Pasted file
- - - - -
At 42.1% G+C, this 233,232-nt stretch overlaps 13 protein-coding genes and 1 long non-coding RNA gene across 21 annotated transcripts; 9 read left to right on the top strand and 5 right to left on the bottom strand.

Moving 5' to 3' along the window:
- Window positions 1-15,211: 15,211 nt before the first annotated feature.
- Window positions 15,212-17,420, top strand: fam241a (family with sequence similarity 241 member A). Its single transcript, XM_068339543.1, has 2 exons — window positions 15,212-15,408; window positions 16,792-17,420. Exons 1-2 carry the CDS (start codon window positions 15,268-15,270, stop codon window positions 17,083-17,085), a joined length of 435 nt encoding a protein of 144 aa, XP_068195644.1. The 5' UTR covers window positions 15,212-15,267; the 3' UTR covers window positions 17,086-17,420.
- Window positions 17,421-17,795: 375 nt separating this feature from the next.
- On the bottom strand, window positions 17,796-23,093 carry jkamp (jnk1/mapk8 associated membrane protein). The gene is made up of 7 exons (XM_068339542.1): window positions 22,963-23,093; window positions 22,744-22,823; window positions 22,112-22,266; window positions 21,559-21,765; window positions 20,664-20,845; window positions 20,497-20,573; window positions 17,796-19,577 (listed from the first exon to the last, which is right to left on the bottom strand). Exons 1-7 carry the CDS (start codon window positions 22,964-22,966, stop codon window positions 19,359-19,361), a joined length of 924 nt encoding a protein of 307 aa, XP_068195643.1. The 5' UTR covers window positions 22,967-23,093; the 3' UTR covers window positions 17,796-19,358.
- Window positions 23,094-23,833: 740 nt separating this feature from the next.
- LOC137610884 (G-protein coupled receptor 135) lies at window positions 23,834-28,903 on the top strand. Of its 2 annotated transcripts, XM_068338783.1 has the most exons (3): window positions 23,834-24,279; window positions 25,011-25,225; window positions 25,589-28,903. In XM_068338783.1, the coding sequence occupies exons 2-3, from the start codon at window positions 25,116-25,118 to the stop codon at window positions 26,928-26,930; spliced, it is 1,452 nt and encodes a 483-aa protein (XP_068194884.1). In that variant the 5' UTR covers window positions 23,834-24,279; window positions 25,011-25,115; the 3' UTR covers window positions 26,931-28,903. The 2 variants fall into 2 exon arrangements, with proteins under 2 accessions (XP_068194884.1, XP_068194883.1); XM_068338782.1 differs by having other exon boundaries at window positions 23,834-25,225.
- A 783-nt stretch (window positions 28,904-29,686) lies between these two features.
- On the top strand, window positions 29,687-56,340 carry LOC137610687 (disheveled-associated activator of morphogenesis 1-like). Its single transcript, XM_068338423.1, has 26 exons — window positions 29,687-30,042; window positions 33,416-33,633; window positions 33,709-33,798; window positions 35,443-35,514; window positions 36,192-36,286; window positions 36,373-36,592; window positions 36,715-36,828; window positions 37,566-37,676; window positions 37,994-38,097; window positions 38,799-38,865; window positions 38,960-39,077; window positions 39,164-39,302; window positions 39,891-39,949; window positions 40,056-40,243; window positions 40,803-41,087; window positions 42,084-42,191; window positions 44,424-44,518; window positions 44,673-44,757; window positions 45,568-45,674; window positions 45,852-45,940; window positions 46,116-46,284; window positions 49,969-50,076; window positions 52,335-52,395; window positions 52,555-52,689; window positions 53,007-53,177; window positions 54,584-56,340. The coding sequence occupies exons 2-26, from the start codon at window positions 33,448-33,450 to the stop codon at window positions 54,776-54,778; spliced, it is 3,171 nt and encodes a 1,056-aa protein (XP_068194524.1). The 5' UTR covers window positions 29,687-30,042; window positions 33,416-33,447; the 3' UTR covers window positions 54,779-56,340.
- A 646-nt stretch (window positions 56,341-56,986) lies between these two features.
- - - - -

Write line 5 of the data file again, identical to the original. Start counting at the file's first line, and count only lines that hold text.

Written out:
- Window positions 17,421-17,795: 375 nt separating this feature from the next.